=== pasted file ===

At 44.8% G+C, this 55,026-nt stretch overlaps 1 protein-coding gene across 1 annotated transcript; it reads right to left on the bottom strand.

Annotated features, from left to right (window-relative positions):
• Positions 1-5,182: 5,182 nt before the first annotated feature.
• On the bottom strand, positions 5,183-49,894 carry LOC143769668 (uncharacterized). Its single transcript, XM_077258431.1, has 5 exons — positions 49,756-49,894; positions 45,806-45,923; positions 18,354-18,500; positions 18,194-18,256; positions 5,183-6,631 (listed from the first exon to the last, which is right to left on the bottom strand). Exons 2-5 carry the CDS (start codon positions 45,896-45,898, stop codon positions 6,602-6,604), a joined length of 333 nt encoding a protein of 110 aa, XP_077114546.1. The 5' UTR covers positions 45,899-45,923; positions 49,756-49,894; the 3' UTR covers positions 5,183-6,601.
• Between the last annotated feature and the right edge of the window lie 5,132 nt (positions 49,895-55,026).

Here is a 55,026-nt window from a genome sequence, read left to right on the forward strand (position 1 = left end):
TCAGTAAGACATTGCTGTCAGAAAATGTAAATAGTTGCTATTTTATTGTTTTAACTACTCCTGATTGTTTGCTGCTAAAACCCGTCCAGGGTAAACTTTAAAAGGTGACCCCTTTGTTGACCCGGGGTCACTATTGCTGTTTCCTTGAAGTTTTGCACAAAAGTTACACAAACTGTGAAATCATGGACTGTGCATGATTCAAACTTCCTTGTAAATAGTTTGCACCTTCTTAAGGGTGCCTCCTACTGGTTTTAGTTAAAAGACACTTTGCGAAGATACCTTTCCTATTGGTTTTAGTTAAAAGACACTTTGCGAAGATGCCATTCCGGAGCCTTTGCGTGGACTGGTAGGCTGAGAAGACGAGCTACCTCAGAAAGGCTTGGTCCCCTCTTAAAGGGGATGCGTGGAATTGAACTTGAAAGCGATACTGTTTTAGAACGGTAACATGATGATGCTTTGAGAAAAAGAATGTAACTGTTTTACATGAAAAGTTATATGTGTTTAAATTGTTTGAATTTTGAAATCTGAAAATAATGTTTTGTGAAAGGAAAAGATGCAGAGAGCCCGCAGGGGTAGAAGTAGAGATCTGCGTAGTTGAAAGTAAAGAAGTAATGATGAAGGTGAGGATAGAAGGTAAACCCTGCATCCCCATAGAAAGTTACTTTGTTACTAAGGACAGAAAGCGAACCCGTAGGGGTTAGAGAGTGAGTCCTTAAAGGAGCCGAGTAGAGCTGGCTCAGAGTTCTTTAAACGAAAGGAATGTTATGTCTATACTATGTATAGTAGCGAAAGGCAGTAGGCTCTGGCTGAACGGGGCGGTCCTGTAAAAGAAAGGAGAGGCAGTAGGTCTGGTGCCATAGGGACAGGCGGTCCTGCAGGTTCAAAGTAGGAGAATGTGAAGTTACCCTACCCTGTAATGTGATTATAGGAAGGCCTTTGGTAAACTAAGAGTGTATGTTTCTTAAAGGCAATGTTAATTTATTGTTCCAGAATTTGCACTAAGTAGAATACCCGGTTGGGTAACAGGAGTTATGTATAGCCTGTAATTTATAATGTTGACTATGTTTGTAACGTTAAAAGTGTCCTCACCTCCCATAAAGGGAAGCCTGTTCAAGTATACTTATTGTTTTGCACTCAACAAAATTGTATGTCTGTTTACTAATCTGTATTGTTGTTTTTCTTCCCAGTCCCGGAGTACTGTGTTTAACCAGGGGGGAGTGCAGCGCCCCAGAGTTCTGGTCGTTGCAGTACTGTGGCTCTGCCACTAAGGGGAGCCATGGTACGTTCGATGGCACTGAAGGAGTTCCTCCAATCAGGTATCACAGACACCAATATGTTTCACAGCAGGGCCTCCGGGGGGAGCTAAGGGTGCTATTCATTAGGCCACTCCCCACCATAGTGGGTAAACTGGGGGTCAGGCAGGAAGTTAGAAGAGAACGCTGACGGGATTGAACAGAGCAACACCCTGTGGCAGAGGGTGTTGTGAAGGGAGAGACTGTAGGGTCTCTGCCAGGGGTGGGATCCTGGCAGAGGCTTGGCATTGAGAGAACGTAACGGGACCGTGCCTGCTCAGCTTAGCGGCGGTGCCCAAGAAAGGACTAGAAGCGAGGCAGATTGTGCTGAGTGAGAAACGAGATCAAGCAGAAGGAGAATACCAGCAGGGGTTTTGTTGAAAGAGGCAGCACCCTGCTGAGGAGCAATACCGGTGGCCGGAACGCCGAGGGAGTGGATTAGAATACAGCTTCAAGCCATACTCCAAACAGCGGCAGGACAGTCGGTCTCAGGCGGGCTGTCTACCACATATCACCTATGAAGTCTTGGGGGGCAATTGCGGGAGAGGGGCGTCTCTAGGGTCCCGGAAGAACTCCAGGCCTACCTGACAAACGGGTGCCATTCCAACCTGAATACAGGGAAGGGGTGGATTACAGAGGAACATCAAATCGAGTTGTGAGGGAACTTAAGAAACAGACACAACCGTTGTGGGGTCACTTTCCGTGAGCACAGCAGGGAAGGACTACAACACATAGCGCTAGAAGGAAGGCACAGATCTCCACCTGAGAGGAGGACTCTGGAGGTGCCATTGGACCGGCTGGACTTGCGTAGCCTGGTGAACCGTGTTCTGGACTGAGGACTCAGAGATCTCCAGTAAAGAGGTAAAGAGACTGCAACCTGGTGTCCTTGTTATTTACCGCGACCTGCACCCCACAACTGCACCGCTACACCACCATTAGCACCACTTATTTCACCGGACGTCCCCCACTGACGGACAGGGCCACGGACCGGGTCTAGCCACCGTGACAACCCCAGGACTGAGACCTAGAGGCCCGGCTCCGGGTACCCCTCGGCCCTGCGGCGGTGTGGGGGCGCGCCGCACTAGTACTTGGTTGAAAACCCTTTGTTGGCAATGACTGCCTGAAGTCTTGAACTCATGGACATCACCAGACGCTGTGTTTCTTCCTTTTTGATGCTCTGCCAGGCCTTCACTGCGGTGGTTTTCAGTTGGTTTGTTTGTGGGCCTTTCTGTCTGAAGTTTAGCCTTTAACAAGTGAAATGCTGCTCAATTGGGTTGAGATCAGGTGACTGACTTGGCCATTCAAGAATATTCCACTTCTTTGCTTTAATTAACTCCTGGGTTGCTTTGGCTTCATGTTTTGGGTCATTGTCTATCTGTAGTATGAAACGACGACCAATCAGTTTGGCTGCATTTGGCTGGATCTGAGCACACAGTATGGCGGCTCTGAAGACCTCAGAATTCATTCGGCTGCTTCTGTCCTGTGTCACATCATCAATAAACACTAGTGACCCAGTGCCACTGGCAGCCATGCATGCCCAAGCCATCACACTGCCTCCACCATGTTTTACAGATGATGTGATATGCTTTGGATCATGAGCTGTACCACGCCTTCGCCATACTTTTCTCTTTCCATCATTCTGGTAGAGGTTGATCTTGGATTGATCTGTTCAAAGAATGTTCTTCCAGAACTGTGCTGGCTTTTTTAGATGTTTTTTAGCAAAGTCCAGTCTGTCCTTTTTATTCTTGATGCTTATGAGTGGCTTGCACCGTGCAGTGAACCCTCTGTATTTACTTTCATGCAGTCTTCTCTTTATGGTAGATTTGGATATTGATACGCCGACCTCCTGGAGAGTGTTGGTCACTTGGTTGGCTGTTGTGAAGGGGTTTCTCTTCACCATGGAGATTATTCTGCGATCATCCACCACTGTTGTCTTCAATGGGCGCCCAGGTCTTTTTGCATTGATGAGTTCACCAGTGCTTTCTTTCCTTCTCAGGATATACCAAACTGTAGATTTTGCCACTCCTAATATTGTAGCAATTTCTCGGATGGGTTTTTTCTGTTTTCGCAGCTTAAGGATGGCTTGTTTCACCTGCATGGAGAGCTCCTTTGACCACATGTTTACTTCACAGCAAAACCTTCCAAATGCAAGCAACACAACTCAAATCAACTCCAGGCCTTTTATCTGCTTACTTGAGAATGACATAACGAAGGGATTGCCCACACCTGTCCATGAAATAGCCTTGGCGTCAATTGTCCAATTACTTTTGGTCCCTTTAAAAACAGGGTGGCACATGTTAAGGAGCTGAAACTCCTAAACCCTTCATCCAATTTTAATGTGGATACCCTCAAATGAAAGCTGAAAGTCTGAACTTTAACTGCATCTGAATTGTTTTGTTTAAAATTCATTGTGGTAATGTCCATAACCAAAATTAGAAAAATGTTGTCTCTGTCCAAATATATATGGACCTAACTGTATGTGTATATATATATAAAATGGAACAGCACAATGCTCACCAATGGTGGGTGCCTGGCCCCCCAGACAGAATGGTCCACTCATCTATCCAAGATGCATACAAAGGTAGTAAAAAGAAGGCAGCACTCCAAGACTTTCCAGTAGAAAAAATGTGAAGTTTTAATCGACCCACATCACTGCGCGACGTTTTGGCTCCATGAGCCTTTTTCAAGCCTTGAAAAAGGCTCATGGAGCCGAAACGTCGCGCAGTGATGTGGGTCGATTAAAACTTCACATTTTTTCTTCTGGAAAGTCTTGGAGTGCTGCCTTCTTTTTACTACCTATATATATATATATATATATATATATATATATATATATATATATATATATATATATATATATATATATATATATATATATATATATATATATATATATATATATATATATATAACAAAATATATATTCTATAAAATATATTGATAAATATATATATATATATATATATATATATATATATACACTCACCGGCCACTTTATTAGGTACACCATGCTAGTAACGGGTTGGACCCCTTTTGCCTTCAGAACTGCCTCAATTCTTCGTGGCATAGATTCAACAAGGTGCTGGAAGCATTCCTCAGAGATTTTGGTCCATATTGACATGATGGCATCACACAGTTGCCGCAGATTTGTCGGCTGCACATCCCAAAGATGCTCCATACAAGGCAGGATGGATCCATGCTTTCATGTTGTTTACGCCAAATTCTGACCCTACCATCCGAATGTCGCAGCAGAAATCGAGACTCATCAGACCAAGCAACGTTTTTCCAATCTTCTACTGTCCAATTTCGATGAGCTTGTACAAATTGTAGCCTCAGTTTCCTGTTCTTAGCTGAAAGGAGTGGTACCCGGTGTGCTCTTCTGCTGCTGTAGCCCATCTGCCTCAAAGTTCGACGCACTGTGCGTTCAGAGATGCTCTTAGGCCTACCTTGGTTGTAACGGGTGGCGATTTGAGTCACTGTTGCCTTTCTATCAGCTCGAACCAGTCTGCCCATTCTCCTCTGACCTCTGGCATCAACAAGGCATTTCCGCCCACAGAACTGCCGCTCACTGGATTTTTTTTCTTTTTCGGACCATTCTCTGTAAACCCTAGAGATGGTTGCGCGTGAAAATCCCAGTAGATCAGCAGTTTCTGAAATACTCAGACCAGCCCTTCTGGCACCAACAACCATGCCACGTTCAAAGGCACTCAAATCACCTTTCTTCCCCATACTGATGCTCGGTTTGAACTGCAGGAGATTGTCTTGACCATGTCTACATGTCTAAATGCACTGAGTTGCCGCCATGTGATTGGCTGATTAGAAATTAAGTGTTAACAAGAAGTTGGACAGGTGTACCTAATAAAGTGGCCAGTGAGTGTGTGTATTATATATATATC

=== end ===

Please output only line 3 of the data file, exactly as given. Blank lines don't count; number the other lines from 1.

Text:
• Positions 1-5,182: 5,182 nt before the first annotated feature.